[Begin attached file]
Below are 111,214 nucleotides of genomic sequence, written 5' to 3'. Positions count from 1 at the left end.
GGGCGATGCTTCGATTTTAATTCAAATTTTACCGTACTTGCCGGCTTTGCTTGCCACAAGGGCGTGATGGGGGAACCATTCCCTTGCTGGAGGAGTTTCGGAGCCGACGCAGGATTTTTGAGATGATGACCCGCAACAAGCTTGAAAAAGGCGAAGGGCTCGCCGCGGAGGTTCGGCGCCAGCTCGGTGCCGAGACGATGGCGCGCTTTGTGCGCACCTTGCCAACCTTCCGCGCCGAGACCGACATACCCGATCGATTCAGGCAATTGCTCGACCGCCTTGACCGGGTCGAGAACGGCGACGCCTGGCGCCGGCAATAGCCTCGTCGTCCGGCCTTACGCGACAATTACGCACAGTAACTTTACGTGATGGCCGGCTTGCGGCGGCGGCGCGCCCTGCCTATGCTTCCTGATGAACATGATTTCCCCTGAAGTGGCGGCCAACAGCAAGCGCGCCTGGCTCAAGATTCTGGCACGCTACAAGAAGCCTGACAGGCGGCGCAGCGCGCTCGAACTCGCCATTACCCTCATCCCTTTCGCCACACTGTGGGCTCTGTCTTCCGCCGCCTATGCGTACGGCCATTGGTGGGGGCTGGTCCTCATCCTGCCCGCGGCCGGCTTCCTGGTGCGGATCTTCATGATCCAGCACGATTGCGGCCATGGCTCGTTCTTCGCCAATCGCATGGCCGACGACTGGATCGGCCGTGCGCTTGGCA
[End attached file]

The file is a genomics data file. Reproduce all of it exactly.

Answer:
Below are 111,214 nucleotides of genomic sequence, written 5' to 3'. Positions count from 1 at the left end.
GGGCGATGCTTCGATTTTAATTCAAATTTTACCGTACTTGCCGGCTTTGCTTGCCACAAGGGCGTGATGGGGGAACCATTCCCTTGCTGGAGGAGTTTCGGAGCCGACGCAGGATTTTTGAGATGATGACCCGCAACAAGCTTGAAAAAGGCGAAGGGCTCGCCGCGGAGGTTCGGCGCCAGCTCGGTGCCGAGACGATGGCGCGCTTTGTGCGCACCTTGCCAACCTTCCGCGCCGAGACCGACATACCCGATCGATTCAGGCAATTGCTCGACCGCCTTGACCGGGTCGAGAACGGCGACGCCTGGCGCCGGCAATAGCCTCGTCGTCCGGCCTTACGCGACAATTACGCACAGTAACTTTACGTGATGGCCGGCTTGCGGCGGCGGCGCGCCCTGCCTATGCTTCCTGATGAACATGATTTCCCCTGAAGTGGCGGCCAACAGCAAGCGCGCCTGGCTCAAGATTCTGGCACGCTACAAGAAGCCTGACAGGCGGCGCAGCGCGCTCGAACTCGCCATTACCCTCATCCCTTTCGCCACACTGTGGGCTCTGTCTTCCGCCGCCTATGCGTACGGCCATTGGTGGGGGCTGGTCCTCATCCTGCCCGCGGCCGGCTTCCTGGTGCGGATCTTCATGATCCAGCACGATTGCGGCCATGGCTCGTTCTTCGCCAATCGCATGGCCGACGACTGGATCGGCCGTGCGCTTGGCA